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Water Shortage Leads To Innovation Among Pakistani Farmers


The traditional method of rice production involves flooding the fields to make way for seedlings. Amid water shortages, farmers are now planting the seeds directly.

For centuries, rice farmers like Sardar Muhammad have been transplanting seedlings in order to grow crops in parched Punjab Province. But amid an erratic monsoon season, learning how to plant the seeds directly in his fields is helping Muhammad make the most of scarce water and ensure a decent harvest.

Growing rice this way -- in which rice seeds are sown straight into the moistened soil and do not need to be submerged -- "requires less labor and less irrigation," he said.

In Punjab, 30 farmers so far have switched to this water-saving technique, covering a total of 118.6 acres.

Traditionally, seedlings are cultivated in nurseries for several weeks before being transferred to flooded fields, requiring about a third more water. In addition, the crop takes 15 to 20 days longer to mature.

An average of 3,000 liters of water are used to produce 1 kilogram of rice in Pakistan, where it is the staple food item. But prolonged water scarcity -- caused by climate change altering weather patterns, monsoon rainfall and reducing groundwater -- has put pressure on farmers to find more efficient methods.

A recent report from the Planning Commission of Pakistan showed that, in 1951, per-capita water availability was 5,650 cubic meters. That figure had plunged to 1,000 cubic meters by 2010 and is projected to fall to 800 cubic meters by 2025, when the population is expected to hit 221 million.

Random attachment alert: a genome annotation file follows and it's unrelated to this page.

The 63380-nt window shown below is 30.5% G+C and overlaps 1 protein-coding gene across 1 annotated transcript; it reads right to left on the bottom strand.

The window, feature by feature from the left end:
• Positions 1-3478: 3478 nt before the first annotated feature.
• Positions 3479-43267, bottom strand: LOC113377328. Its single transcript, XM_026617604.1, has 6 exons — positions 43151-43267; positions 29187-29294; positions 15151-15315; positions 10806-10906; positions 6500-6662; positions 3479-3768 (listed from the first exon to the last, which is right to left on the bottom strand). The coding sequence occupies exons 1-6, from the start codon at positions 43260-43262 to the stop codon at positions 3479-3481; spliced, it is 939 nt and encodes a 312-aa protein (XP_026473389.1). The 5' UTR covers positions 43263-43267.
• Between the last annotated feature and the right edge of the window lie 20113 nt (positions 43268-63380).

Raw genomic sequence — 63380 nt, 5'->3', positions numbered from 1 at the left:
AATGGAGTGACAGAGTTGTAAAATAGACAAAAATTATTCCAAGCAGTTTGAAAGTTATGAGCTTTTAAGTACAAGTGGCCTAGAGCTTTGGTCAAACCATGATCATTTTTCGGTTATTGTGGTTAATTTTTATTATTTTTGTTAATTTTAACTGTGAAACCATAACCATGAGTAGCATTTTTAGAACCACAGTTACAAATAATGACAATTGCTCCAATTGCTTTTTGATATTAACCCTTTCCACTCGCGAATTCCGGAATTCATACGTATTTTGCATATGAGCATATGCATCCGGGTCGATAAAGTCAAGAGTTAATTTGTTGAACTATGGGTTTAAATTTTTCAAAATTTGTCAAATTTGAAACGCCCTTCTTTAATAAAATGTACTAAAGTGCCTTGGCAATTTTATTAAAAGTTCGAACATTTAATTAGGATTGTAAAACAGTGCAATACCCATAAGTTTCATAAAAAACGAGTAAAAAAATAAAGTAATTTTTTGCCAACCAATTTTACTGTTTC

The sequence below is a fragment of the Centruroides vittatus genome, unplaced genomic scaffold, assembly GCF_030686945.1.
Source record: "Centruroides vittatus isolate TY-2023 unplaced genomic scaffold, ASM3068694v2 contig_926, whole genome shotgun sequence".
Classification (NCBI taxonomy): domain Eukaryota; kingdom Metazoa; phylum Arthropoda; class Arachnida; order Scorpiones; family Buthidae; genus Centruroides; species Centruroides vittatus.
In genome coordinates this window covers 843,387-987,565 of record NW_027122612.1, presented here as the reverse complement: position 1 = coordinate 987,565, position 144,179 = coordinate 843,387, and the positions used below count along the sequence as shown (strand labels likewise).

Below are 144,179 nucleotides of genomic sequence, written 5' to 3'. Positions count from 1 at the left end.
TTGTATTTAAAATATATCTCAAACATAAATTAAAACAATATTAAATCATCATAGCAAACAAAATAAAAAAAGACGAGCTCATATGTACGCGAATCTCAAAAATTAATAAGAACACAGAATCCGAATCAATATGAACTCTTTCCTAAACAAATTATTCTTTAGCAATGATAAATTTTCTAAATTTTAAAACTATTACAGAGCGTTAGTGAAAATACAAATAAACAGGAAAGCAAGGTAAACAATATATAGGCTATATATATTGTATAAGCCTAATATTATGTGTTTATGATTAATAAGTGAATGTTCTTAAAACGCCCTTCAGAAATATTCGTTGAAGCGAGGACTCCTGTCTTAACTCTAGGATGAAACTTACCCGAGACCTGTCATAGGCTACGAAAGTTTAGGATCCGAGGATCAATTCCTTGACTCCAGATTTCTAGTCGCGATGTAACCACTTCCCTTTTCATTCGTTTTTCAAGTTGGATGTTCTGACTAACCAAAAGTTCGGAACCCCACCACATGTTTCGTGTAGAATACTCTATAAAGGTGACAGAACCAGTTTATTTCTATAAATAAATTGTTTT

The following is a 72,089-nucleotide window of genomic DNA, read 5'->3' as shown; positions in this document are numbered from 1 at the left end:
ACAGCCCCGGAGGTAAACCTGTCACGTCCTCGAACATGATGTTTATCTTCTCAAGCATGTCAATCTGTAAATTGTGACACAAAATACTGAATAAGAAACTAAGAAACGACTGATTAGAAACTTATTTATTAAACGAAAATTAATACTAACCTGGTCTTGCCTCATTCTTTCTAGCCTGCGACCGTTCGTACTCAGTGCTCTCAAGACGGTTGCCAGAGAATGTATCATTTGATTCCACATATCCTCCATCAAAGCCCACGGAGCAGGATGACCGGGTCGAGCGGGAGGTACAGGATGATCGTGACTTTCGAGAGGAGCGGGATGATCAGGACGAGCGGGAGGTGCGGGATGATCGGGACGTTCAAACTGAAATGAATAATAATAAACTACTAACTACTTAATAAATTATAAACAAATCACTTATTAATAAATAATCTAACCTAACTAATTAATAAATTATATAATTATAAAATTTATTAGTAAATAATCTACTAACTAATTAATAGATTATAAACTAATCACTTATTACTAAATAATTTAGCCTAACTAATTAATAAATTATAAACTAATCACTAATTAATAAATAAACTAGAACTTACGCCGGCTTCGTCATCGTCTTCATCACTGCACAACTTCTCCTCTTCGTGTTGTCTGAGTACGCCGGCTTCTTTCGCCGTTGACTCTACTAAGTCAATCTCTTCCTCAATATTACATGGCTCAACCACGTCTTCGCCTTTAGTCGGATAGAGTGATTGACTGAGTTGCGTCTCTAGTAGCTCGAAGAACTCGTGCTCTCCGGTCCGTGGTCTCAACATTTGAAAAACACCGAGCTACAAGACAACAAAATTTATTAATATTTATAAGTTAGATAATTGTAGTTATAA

Skipping the transplanting stage may be one way to maintain rice production while also reducing the migration of hard-hit farmers as they search for other work.

Muhammad grows rice on his family's 15 hectares in Sheikhupura district. He said switching to the new planting method had cut the amount of irrigation needed in his rice fields by around 40 percent, a crucial change as groundwater levels drop.

"This is really no small benefit," he said. "This is helping us adapt to water shortages."

Farmers learned the new method via a four-year agricultural innovation program launched in 2013 by partners such as the U.S. Aid for International Development and the International Rice Research Institute.

The project has also introduced heat-tolerant maize and high-yielding wheat varieties, as well as its rice techniques.

Muhammad Ibrahim Mughal, chairman of Agri Forum Pakistan, a farmers' rights organization, said traditional rice cultivation is time-consuming and physically grueling. As river flows decrease and groundwater declines, it has also become less viable, he added.

Farmers are now increasingly willing to try out the new growing methods, said Sardar Karim, another farmer from Punjab Province.

Direct sowing is producing a 25 percent boost in harvests under ideal conditions on the test plots, said Iftikhar Ahmed, chairman of the Pakistan Agricultural Research Council.

With reporting by Saleem Shaikh and Sughra Tunio for Reuters

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